2010 National Green Party Meeting – and every Green Party national meeting thereafter should be in one of the MAJOR media markets in the U.S.

    It’s free local coverage, and vital to Green Party growth.

    Green Party Conventions and yearly national meetings grow the Green Party most by creating the largest amount of mainstream media coverage, and reaching the most people.

    That is best done in large media markets.

    L.A., New York, Washington D.C., Chicago, Dallas, Houston, Atlanta, St. Louis, Minneapolis, Seattle, Phoenix, Denver, Cincinnati, …etc..

  2. The National Popular Vote bill would guarantee the Presidency to the candidate who receives the most popular votes in all 50 states (and DC).

    Every vote, everywhere, would be politically relevant and equal in presidential elections.

    The bill would take effect only when enacted, in identical form, by states possessing a majority of the electoral votes–that is, enough electoral votes to elect a President (270 of 538). When the bill comes into effect, all the electoral votes from those states would be awarded to the presidential candidate who receives the most popular votes in all 50 states (and DC).

    In Gallup polls since 1944, only about 20% of the public has supported the current system of awarding all of a state’s electoral votes to the presidential candidate who receives the most votes in each separate state (with about 70% opposed and about 10% undecided). The recent Washington Post, Kaiser Family Foundation, and Harvard University poll shows 72% support for direct nationwide election of the President. This national result is similar to recent polls in closely divided battleground states: Colorado– 68%, Iowa –75%, Michigan– 73%, Missouri– 70%, New Hampshire– 69%, Nevada– 72%, New Mexico– 76%, North Carolina– 74%, Ohio– 70%, Pennsylvania — 78%, Virginia — 74%, and Wisconsin — 71%; in smaller states (3 to 5 electoral votes): Delaware –75%, Maine — 71%, Nebraska — 74%, New Hampshire –69%, Nevada — 72%, New Mexico — 76%, Rhode Island — 74%, and Vermont — 75%; in Southern and border states: Arkansas –80%, Kentucky — 80%, Mississippi –77%, Missouri — 70%, North Carolina — 74%, and Virginia — 74%; and in other states polled: California — 70%, Connecticut — 73% , Massachusetts — 73%, New York — 79%, and Washington — 77%.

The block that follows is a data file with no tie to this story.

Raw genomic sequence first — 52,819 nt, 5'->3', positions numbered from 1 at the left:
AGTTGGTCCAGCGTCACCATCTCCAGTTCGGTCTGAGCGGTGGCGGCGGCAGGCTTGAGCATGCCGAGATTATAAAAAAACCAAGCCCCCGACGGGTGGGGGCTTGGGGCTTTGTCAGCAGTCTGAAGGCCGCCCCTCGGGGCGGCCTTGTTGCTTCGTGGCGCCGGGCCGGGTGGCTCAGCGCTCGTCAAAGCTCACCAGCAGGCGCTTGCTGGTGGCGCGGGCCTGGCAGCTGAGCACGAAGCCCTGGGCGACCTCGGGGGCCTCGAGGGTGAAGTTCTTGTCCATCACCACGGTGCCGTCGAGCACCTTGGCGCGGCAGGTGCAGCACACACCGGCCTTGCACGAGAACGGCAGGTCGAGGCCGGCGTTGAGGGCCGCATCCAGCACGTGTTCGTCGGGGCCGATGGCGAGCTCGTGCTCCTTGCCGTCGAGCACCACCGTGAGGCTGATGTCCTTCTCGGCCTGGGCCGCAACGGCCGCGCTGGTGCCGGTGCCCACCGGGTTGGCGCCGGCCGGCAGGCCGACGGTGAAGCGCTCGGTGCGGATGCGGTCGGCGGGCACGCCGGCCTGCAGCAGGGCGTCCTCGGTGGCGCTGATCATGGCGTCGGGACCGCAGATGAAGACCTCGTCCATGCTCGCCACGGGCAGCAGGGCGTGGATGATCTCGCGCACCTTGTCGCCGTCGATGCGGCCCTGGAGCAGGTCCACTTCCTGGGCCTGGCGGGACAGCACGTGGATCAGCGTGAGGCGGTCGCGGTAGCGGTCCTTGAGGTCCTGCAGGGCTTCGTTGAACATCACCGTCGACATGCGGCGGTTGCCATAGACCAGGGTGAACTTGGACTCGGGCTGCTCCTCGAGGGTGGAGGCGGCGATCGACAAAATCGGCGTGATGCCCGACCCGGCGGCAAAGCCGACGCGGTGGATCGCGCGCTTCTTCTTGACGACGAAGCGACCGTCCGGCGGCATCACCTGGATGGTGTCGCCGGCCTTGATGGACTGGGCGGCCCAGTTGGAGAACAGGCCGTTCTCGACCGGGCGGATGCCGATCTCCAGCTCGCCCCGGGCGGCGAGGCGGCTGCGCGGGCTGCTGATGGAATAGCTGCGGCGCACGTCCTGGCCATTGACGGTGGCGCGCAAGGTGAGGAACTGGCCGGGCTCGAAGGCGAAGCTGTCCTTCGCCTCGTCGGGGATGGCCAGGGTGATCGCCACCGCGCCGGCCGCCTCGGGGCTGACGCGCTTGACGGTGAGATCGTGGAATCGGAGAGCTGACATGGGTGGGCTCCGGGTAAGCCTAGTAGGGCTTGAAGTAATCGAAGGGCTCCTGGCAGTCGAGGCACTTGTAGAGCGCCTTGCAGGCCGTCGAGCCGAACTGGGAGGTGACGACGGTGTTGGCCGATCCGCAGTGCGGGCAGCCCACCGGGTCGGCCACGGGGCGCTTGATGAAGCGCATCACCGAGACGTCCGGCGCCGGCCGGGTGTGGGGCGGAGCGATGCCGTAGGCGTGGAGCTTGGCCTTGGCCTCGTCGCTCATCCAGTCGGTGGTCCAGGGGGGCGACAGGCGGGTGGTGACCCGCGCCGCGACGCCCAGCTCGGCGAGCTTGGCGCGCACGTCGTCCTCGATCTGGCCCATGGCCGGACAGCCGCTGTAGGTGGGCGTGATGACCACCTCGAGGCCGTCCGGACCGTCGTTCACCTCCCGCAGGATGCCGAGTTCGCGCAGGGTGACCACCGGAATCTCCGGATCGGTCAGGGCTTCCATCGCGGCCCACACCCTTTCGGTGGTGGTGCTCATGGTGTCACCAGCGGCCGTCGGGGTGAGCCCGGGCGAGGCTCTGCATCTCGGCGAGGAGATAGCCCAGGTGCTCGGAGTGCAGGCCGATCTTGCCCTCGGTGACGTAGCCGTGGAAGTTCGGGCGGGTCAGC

The National Popular Vote bill has passed 29 state legislative chambers, in small, medium-small, medium, and large states, including one house in Arkansas, Connecticut, Delaware, Maine, Michigan, Nevada, New Mexico, North Carolina, and Oregon, and both houses in California, Colorado, Hawaii, Illinois, New Jersey, Maryland, Massachusetts, Rhode Island, Vermont, and Washington. The bill has been enacted by Hawaii, Illinois, New Jersey, Maryland, and Washington. These five states possess 61 electoral votes — 23% of the 270 necessary to bring the law into effect.

    See http://www.NationalPopularVote.com

  3. As Winslow Wheeler has written at CDI, the Defense Institute – the current administration’s 10 budget calls for SHOCKING increases in spending and squander.

    $638 Billion for DOD on budget.

    It means the Obama Adminstration would spend more than any previous administration on Defense.

    90% of it wasted…

    All of it without and auditable accounting system at the Pentagon.

    The Green Party offers a positive alternative of realistic, reasonable levels of spending restraint.